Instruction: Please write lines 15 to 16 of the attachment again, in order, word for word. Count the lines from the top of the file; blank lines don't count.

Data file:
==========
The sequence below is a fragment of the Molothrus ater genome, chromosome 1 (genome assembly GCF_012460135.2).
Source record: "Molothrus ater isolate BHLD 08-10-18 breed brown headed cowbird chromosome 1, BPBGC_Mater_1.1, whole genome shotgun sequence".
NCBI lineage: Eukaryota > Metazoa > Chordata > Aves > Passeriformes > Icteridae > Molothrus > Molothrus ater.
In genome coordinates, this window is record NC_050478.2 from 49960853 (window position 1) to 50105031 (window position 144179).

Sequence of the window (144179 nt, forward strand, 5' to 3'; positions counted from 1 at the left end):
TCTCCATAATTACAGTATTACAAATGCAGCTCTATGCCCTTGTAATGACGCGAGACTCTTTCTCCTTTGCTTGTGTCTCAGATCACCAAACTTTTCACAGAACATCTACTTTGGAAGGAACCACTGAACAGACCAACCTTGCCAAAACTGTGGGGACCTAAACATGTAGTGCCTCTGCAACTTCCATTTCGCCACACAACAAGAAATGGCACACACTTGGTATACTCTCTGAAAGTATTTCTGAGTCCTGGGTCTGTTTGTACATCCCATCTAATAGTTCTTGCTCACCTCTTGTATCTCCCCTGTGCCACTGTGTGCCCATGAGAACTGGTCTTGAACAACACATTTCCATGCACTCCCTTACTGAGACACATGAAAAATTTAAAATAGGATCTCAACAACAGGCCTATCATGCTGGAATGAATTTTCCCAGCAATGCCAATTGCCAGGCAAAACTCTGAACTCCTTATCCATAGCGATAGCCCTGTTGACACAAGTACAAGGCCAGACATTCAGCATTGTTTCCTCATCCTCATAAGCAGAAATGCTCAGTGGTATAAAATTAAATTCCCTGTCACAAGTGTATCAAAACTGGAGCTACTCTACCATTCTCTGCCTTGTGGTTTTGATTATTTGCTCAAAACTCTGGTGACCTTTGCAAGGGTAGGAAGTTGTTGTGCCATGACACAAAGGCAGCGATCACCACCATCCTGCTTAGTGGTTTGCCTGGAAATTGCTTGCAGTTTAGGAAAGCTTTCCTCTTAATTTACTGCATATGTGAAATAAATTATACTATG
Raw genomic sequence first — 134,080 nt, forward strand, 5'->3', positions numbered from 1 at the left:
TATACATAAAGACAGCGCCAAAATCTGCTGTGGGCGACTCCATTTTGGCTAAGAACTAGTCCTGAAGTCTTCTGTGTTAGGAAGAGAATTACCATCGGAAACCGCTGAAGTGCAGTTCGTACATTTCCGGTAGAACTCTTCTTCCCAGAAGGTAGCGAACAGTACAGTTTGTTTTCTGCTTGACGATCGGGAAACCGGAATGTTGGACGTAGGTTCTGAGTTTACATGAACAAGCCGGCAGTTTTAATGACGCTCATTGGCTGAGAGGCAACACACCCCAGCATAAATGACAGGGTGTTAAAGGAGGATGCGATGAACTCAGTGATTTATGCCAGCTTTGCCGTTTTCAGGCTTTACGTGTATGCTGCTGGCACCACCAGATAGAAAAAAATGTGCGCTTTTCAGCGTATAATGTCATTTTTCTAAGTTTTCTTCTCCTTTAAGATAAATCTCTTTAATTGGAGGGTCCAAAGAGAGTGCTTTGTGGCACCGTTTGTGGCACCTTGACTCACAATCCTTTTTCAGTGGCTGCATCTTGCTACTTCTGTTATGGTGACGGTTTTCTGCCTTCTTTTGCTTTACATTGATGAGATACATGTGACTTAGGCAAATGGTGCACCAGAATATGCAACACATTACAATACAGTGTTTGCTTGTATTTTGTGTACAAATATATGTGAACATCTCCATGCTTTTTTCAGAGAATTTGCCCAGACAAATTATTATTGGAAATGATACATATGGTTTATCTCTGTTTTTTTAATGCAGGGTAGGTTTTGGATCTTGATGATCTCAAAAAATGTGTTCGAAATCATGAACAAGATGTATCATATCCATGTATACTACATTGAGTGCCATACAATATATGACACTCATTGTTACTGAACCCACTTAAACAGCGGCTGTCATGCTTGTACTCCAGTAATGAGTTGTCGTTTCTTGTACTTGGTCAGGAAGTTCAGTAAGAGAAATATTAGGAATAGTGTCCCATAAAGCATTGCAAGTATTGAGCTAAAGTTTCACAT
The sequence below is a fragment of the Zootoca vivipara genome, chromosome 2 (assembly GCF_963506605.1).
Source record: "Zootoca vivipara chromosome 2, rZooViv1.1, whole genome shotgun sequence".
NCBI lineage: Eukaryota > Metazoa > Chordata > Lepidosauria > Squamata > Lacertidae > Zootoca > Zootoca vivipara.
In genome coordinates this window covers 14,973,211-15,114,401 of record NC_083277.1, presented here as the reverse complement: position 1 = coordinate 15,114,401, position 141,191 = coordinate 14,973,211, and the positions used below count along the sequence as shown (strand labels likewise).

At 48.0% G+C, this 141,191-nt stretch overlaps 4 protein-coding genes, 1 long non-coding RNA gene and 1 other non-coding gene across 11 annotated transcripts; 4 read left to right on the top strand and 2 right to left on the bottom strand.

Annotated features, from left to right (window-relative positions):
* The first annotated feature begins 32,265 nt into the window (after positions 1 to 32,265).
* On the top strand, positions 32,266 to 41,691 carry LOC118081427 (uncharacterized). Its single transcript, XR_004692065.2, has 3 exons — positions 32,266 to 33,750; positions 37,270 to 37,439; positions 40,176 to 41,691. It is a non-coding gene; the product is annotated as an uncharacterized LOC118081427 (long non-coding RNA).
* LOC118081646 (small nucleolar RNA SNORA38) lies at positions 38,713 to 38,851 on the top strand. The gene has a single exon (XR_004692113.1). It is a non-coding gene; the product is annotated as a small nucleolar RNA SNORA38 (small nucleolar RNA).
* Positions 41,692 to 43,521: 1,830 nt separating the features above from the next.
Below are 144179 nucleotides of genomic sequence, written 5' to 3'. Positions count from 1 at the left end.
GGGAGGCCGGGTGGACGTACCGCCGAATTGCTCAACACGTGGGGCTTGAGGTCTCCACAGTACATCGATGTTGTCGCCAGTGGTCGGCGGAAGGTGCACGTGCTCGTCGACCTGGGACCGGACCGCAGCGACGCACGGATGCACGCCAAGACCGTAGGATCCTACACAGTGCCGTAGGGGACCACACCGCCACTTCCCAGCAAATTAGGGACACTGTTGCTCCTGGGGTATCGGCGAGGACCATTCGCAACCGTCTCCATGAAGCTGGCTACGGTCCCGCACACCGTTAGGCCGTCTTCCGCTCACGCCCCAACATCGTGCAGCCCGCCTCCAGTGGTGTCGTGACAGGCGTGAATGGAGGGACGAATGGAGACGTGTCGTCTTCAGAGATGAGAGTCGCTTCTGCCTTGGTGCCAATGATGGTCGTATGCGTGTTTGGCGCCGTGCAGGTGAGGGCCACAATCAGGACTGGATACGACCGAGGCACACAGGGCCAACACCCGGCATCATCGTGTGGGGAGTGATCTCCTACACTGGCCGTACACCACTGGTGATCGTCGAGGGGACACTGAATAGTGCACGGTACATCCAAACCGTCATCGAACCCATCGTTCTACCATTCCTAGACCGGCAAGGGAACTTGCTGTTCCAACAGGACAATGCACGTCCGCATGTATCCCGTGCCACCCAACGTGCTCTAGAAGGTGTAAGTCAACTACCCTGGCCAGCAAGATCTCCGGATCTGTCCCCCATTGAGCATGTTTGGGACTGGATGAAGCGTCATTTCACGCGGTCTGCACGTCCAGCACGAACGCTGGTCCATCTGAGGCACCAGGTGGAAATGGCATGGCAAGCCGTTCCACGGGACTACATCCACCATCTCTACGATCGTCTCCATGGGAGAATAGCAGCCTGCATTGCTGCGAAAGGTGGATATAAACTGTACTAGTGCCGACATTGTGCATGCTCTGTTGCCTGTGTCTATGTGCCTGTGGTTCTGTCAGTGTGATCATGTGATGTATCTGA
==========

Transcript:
* The first annotated feature begins 32,265 nt into the window (after positions 1 to 32,265).
* On the top strand, positions 32,266 to 41,691 carry LOC118081427 (uncharacterized). Its single transcript, XR_004692065.2, has 3 exons — positions 32,266 to 33,750; positions 37,270 to 37,439; positions 40,176 to 41,691. It is a non-coding gene; the product is annotated as an uncharacterized LOC118081427 (long non-coding RNA).